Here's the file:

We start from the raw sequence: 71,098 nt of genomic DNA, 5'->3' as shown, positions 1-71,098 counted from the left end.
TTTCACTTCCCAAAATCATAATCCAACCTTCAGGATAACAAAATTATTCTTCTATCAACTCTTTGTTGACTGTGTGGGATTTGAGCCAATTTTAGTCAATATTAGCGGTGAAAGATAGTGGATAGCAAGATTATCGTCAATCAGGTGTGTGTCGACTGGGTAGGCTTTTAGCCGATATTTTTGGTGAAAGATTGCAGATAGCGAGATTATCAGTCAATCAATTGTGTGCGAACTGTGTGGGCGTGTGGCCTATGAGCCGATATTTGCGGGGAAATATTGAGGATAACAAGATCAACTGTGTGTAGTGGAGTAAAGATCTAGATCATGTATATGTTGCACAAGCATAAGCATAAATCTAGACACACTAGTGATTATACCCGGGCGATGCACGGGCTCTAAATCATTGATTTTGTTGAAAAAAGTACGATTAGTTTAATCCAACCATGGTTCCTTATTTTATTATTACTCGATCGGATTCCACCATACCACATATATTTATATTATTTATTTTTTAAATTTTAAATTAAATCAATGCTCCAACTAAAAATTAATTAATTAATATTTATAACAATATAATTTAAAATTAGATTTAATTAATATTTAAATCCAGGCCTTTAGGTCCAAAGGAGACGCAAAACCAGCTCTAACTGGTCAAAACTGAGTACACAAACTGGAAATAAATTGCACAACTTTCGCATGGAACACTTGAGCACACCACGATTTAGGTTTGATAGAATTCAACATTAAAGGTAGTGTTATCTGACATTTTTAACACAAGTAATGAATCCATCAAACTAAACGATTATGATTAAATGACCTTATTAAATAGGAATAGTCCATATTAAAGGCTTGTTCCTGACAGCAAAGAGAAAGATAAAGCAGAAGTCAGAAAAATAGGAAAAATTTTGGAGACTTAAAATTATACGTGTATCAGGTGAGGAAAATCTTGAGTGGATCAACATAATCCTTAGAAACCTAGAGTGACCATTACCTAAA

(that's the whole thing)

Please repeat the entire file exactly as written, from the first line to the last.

We start from the raw sequence: 71,098 nt of genomic DNA, 5'->3' as shown, positions 1-71,098 counted from the left end.
TTTCACTTCCCAAAATCATAATCCAACCTTCAGGATAACAAAATTATTCTTCTATCAACTCTTTGTTGACTGTGTGGGATTTGAGCCAATTTTAGTCAATATTAGCGGTGAAAGATAGTGGATAGCAAGATTATCGTCAATCAGGTGTGTGTCGACTGGGTAGGCTTTTAGCCGATATTTTTGGTGAAAGATTGCAGATAGCGAGATTATCAGTCAATCAATTGTGTGCGAACTGTGTGGGCGTGTGGCCTATGAGCCGATATTTGCGGGGAAATATTGAGGATAACAAGATCAACTGTGTGTAGTGGAGTAAAGATCTAGATCATGTATATGTTGCACAAGCATAAGCATAAATCTAGACACACTAGTGATTATACCCGGGCGATGCACGGGCTCTAAATCATTGATTTTGTTGAAAAAAGTACGATTAGTTTAATCCAACCATGGTTCCTTATTTTATTATTACTCGATCGGATTCCACCATACCACATATATTTATATTATTTATTTTTTAAATTTTAAATTAAATCAATGCTCCAACTAAAAATTAATTAATTAATATTTATAACAATATAATTTAAAATTAGATTTAATTAATATTTAAATCCAGGCCTTTAGGTCCAAAGGAGACGCAAAACCAGCTCTAACTGGTCAAAACTGAGTACACAAACTGGAAATAAATTGCACAACTTTCGCATGGAACACTTGAGCACACCACGATTTAGGTTTGATAGAATTCAACATTAAAGGTAGTGTTATCTGACATTTTTAACACAAGTAATGAATCCATCAAACTAAACGATTATGATTAAATGACCTTATTAAATAGGAATAGTCCATATTAAAGGCTTGTTCCTGACAGCAAAGAGAAAGATAAAGCAGAAGTCAGAAAAATAGGAAAAATTTTGGAGACTTAAAATTATACGTGTATCAGGTGAGGAAAATCTTGAGTGGATCAACATAATCCTTAGAAACCTAGAGTGACCATTACCTAAA